CHCW Scholar – October 23, 2017 – Weekly UPDATE

Our , Ashley Kadva, gives her weekly update about her year-long research project.  Watch her weekly reflection here: . Ashley is a senior english major .




CHCW Guest – Allison Silberberg, MFA


Allison Silberberg, the Mayor of Alexandria, Virginia, is a writer and lifelong advocate for social justice issues. Allison has over 25 years of experience in community leadership and public service, including: interning for Senator Edward M. Kennedy; working as Chief Editor and Chief Research Assistant for Senator Lloyd M. Bentsen; starting and leading a nonprofit called Lights, Camera, Action!, which used film to mentor youth in Anacostia; grantmaking to local nonprofits; and serving on the World Bank’s Community Outreach Grants Committee. From 2004 to 2012, Allison was appointed to Alexandria’s Economic Opportunities Commission, which serves as an advocate for the city’s most vulnerable. Allison’s accolades include New Hope Housing’s 2012 Leadership/Servanthood award for her role in leading the EOC’s “All Hands on Deck” project to renovate the Alexandria Community Shelter. Originally from Dallas, Texas, Allison has a B.A. in international relations and history from American University and an M.F.A. in playwriting from the School of Theater, Film and Television at the University of California, Los Angeles.

CHCW Guest – Gen. Richard Neal, USMC (ret)

Richard Neal

Richard ‘Butch’ Neal is a retired four-star general and served from 1996—1998 as Assistant Commandant of the Marine Corps. After graduating with a B.S. in History and Education from Northeastern University in Boston, in 1965, Neal was commissioned as a second lieutenant in the Marine Corps and spent the next thirty-five years commanding at every level.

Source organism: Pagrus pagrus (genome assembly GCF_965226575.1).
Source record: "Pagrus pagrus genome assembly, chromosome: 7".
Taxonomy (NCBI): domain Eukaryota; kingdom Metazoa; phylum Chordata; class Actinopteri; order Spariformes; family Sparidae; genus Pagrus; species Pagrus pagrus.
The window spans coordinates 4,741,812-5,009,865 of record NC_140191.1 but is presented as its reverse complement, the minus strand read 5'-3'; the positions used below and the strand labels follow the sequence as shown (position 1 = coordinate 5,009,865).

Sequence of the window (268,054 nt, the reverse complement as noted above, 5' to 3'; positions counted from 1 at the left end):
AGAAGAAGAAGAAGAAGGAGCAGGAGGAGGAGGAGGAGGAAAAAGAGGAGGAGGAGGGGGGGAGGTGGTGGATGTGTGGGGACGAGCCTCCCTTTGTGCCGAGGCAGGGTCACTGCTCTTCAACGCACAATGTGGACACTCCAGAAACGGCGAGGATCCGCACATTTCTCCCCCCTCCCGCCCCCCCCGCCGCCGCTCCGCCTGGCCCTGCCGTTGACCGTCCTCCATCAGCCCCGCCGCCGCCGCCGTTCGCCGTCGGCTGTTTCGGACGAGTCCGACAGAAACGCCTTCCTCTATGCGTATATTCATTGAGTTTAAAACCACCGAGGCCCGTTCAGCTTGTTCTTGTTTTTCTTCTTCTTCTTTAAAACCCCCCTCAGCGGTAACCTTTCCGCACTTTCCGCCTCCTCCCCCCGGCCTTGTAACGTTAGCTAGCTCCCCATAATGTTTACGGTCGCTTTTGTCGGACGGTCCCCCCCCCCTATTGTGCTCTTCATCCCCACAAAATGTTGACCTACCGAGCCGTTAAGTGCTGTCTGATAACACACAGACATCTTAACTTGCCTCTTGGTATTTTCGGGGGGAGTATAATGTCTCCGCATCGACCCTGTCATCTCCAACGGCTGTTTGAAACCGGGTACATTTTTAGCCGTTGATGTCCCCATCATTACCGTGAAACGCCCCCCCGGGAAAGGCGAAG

During his time in uniform, he also went on to graduate from the National War College and earn his M.Ed. from Tulane University. He served two tours in the Republic of Vietnam, and during Desert Storm, he served as the Deputy Director of Operations for General Schwarzkopf as well as Central Command Briefer.

His decorations include the Defense Distinguished Service Medal; Silver Star Medal with Gold Star; the Defense Superior Service Medal with Palm; Bronze Star Medal with Combat V; and the Purple Heart. Since retiring in 1998, he has been president of three intellectual property licensing companies.

He was the Senior Mentor for the United States Marine Corps for five years and is currently a Senior Fellow at the National Defense University. The general also served as Chairman of the Board for the Military Officers Association of America, and is presently on the board of directors for several companies, and sits on the Board of Trustees for Norwich University.

CHCW Guest – Monica Bhide, MS


Monica Bhide is a food writer and novelist. An engineer by training, Monica worked in corporate America for 10 years before she quit her job to pursue her love of writing. Since then, her bylines have appeared in top-tier magazines. Monica is currently a frequent presence on NPR. A storyteller at heart, Monica’s mantra is to eat locally but cook globally. (Edited from Patricia Tanumihardja’s “Women in food: An Interview with Monica Bhide)

CHCW Guest – Tyler Anbinder, PhD


Tyler Anbinder is a specialist in nineteenth-century American politics and the history of immigration and ethnicity in American life. His first book, Nativism and Slavery, analyzed the role of the anti-immigrant, anti-Catholic Know Nothing party on the political crisis that led to the Civil War. His most recent book, Five Points, traced the history of nineteenth-century America’s most infamous immigrant slum, focusing in particular on tenement life, inter-ethnic relations, and ethnic politics.

Professor Anbinder has won fellowships from the National Endowment for the Humanities and held the Fulbright Thomas Jefferson Chair in American History at the University of Utrecht. He also served as a historical consultant to Martin Scorsese for the making of The Gangs of New York. His current research includes an NEH funded study of Irish immigrant savings habits and a book-length study of immigrant life in New York City from the first Dutch settlers to the present.